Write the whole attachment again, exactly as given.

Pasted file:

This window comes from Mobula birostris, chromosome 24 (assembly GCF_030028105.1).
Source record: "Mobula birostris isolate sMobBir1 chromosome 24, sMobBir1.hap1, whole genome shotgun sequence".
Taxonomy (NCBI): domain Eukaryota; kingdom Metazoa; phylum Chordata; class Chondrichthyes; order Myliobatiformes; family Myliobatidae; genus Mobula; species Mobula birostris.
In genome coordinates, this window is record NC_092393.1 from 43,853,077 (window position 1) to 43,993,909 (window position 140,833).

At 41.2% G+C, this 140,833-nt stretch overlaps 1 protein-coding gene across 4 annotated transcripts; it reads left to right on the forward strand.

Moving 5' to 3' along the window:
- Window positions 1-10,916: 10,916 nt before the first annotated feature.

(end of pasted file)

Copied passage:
This window comes from Mobula birostris, chromosome 24 (assembly GCF_030028105.1).
Source record: "Mobula birostris isolate sMobBir1 chromosome 24, sMobBir1.hap1, whole genome shotgun sequence".
Taxonomy (NCBI): domain Eukaryota; kingdom Metazoa; phylum Chordata; class Chondrichthyes; order Myliobatiformes; family Myliobatidae; genus Mobula; species Mobula birostris.
In genome coordinates, this window is record NC_092393.1 from 43,853,077 (window position 1) to 43,993,909 (window position 140,833).

At 41.2% G+C, this 140,833-nt stretch overlaps 1 protein-coding gene across 4 annotated transcripts; it reads left to right on the forward strand.

Moving 5' to 3' along the window:
- Window positions 1-10,916: 10,916 nt before the first annotated feature.